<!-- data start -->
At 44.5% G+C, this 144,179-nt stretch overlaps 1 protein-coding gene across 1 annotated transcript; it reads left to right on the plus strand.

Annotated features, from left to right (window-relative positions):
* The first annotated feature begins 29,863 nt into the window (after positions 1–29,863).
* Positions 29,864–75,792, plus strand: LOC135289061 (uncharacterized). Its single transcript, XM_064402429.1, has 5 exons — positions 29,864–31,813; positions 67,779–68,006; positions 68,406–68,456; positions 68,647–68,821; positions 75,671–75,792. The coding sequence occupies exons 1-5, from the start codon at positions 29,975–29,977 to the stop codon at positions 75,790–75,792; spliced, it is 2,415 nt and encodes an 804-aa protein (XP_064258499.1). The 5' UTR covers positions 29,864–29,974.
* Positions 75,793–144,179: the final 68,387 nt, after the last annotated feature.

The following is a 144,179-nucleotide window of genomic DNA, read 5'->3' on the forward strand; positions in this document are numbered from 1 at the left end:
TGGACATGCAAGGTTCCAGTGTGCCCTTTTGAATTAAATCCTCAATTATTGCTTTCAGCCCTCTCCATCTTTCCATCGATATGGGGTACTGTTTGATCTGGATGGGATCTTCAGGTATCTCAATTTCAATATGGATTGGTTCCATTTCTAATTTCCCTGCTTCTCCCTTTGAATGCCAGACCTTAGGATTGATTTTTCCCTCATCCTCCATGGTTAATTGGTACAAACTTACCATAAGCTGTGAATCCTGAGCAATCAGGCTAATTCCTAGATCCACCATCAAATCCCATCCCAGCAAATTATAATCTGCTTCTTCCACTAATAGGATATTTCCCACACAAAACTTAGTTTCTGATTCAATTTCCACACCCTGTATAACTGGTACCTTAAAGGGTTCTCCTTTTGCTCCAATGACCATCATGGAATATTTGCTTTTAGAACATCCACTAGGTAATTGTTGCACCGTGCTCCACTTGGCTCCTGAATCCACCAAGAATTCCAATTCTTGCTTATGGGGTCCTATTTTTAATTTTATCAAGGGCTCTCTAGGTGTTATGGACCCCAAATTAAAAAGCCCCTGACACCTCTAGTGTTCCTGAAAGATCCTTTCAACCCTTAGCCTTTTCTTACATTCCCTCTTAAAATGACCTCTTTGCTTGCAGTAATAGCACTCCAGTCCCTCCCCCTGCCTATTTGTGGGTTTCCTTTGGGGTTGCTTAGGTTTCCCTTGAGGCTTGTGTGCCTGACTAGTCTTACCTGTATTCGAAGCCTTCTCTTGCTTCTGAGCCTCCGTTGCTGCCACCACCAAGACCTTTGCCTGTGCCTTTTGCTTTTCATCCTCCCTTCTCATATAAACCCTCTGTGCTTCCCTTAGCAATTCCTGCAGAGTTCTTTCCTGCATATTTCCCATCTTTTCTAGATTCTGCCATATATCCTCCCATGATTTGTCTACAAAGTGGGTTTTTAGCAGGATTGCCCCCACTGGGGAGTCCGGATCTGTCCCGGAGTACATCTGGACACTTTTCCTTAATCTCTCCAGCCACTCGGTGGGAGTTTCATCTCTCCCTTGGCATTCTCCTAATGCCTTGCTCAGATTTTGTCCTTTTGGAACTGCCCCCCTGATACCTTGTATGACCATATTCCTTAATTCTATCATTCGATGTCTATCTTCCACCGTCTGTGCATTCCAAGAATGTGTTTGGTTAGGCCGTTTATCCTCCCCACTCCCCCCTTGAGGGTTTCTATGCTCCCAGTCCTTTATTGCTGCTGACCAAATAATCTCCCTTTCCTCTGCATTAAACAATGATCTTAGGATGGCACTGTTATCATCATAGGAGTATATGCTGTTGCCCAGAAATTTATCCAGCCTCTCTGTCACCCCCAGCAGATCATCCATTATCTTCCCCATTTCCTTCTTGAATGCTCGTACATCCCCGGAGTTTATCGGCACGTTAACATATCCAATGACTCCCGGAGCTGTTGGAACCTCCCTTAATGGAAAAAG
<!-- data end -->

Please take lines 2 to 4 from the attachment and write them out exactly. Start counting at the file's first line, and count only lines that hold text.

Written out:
Annotated features, from left to right (window-relative positions):
* The first annotated feature begins 29,863 nt into the window (after positions 1–29,863).
* Positions 29,864–75,792, plus strand: LOC135289061 (uncharacterized). Its single transcript, XM_064402429.1, has 5 exons — positions 29,864–31,813; positions 67,779–68,006; positions 68,406–68,456; positions 68,647–68,821; positions 75,671–75,792. The coding sequence occupies exons 1-5, from the start codon at positions 29,975–29,977 to the stop codon at positions 75,790–75,792; spliced, it is 2,415 nt and encodes an 804-aa protein (XP_064258499.1). The 5' UTR covers positions 29,864–29,974.